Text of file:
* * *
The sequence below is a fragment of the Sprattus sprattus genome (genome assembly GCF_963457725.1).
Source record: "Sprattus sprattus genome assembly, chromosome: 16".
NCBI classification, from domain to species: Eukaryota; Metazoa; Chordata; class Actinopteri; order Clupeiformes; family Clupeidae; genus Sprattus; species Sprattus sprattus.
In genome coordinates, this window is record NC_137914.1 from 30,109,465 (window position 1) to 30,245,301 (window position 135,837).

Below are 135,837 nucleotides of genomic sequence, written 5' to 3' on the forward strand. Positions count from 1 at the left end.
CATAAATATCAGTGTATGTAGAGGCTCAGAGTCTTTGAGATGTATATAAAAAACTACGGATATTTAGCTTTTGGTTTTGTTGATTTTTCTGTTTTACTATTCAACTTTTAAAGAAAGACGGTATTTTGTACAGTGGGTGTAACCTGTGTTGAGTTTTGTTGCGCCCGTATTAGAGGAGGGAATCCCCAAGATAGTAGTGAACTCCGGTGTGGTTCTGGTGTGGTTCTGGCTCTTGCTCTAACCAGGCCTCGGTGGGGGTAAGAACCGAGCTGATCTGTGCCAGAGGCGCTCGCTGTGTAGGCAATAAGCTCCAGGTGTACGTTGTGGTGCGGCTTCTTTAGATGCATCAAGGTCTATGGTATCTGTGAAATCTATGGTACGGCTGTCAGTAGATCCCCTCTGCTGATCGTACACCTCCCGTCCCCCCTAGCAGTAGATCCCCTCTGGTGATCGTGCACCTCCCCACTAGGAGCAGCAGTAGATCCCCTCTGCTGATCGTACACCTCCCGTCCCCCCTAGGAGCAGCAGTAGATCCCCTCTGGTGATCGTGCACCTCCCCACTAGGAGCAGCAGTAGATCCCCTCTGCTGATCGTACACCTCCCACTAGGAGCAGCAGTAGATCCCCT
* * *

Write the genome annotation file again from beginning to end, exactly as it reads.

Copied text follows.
The sequence below is a fragment of the Sprattus sprattus genome (genome assembly GCF_963457725.1).
Source record: "Sprattus sprattus genome assembly, chromosome: 16".
NCBI classification, from domain to species: Eukaryota; Metazoa; Chordata; class Actinopteri; order Clupeiformes; family Clupeidae; genus Sprattus; species Sprattus sprattus.
In genome coordinates, this window is record NC_137914.1 from 30,109,465 (window position 1) to 30,245,301 (window position 135,837).

Below are 135,837 nucleotides of genomic sequence, written 5' to 3' on the forward strand. Positions count from 1 at the left end.
CATAAATATCAGTGTATGTAGAGGCTCAGAGTCTTTGAGATGTATATAAAAAACTACGGATATTTAGCTTTTGGTTTTGTTGATTTTTCTGTTTTACTATTCAACTTTTAAAGAAAGACGGTATTTTGTACAGTGGGTGTAACCTGTGTTGAGTTTTGTTGCGCCCGTATTAGAGGAGGGAATCCCCAAGATAGTAGTGAACTCCGGTGTGGTTCTGGTGTGGTTCTGGCTCTTGCTCTAACCAGGCCTCGGTGGGGGTAAGAACCGAGCTGATCTGTGCCAGAGGCGCTCGCTGTGTAGGCAATAAGCTCCAGGTGTACGTTGTGGTGCGGCTTCTTTAGATGCATCAAGGTCTATGGTATCTGTGAAATCTATGGTACGGCTGTCAGTAGATCCCCTCTGCTGATCGTACACCTCCCGTCCCCCCTAGCAGTAGATCCCCTCTGGTGATCGTGCACCTCCCCACTAGGAGCAGCAGTAGATCCCCTCTGCTGATCGTACACCTCCCGTCCCCCCTAGGAGCAGCAGTAGATCCCCTCTGGTGATCGTGCACCTCCCCACTAGGAGCAGCAGTAGATCCCCTCTGCTGATCGTACACCTCCCACTAGGAGCAGCAGTAGATCCCCT